Artifact: Portable manmade objects, made at a specific time and space. Examples include carved bone or shell, obsidian blades, and ceramic sherds.
Construction cells: Architectural features used as boxes to be filled in order to even a floor level or create the mass of a platform.
Chalchihuites: Iconographic element in the form of two concentric circles symbolizing preciousness.
Ecofacts: Organic or inorganic material found in their natural (unmodified) state, such as seeds, bones, and minerals.
Stucco: Fine plaster used for coating wall surfaces, the floor, or even molded into architectural decorations.
Stratigraphy: Study of the order and position of the layers of archaeological deposits to establish the sequence among them.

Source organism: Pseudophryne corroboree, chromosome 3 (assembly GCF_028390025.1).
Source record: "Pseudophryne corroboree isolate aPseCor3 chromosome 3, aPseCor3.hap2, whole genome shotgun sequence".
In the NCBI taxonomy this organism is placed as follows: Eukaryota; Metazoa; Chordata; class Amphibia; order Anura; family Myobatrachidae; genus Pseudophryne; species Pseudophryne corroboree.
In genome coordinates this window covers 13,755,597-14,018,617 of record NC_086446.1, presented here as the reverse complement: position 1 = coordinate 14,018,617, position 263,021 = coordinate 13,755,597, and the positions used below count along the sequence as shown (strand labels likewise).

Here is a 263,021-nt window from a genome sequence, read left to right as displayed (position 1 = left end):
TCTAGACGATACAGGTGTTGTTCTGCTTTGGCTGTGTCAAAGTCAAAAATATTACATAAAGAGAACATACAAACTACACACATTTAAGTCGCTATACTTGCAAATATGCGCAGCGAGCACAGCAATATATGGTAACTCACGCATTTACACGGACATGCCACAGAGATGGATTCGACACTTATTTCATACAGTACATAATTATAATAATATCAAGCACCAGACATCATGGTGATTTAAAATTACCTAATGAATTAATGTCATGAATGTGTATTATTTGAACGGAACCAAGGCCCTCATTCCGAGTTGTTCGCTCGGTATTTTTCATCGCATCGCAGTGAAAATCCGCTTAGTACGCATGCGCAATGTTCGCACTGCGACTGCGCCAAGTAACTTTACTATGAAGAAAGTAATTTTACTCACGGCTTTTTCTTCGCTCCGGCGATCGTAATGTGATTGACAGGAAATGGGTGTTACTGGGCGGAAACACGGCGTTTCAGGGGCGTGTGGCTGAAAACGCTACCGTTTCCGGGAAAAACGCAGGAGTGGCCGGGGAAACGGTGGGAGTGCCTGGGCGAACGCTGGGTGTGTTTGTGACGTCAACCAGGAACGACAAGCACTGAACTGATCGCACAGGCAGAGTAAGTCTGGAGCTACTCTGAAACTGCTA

Sherds: Fragments of ceramic vessels.
Talud: Architectural style that consists of an inward-sloping surface (also known in English by the French term talus). It was a commonly used architectural form at Teotihuacan.
Tepetate: Aztec word (literally “sleeping mat of stone”) that refers to the volcanic tuff layer that constitutes the bedrock in Teotihuacan and elsewhere in central Mexico.